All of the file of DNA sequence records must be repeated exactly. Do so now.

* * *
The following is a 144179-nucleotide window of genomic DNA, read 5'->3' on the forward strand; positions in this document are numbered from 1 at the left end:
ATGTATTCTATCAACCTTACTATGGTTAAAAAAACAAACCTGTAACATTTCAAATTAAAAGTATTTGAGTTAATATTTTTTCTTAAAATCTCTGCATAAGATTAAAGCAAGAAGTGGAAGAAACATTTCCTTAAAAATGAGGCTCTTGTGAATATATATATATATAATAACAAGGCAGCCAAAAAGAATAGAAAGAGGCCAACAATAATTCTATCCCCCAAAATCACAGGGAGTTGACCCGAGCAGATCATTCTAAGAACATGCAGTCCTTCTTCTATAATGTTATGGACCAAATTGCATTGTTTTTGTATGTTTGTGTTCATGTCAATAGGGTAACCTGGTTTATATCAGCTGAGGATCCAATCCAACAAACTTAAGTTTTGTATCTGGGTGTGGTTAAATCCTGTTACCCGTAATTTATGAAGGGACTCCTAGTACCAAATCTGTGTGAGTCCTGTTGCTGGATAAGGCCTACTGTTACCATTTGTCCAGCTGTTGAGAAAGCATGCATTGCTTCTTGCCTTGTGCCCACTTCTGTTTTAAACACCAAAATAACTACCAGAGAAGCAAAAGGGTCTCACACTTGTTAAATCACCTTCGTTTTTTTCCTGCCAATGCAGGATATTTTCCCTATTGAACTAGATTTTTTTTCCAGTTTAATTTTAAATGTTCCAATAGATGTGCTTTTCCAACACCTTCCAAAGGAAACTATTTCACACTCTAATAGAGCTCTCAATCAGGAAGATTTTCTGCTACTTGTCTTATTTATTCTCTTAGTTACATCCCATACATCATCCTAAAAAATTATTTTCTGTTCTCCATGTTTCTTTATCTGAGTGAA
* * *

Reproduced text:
The following is a 144179-nucleotide window of genomic DNA, read 5'->3' on the forward strand; positions in this document are numbered from 1 at the left end:
ATGTATTCTATCAACCTTACTATGGTTAAAAAAACAAACCTGTAACATTTCAAATTAAAAGTATTTGAGTTAATATTTTTTCTTAAAATCTCTGCATAAGATTAAAGCAAGAAGTGGAAGAAACATTTCCTTAAAAATGAGGCTCTTGTGAATATATATATATATAATAACAAGGCAGCCAAAAAGAATAGAAAGAGGCCAACAATAATTCTATCCCCCAAAATCACAGGGAGTTGACCCGAGCAGATCATTCTAAGAACATGCAGTCCTTCTTCTATAATGTTATGGACCAAATTGCATTGTTTTTGTATGTTTGTGTTCATGTCAATAGGGTAACCTGGTTTATATCAGCTGAGGATCCAATCCAACAAACTTAAGTTTTGTATCTGGGTGTGGTTAAATCCTGTTACCCGTAATTTATGAAGGGACTCCTAGTACCAAATCTGTGTGAGTCCTGTTGCTGGATAAGGCCTACTGTTACCATTTGTCCAGCTGTTGAGAAAGCATGCATTGCTTCTTGCCTTGTGCCCACTTCTGTTTTAAACACCAAAATAACTACCAGAGAAGCAAAAGGGTCTCACACTTGTTAAATCACCTTCGTTTTTTTCCTGCCAATGCAGGATATTTTCCCTATTGAACTAGATTTTTTTTCCAGTTTAATTTTAAATGTTCCAATAGATGTGCTTTTCCAACACCTTCCAAAGGAAACTATTTCACACTCTAATAGAGCTCTCAATCAGGAAGATTTTCTGCTACTTGTCTTATTTATTCTCTTAGTTACATCCCATACATCATCCTAAAAAATTATTTTCTGTTCTCCATGTTTCTTTATCTGAGTGAA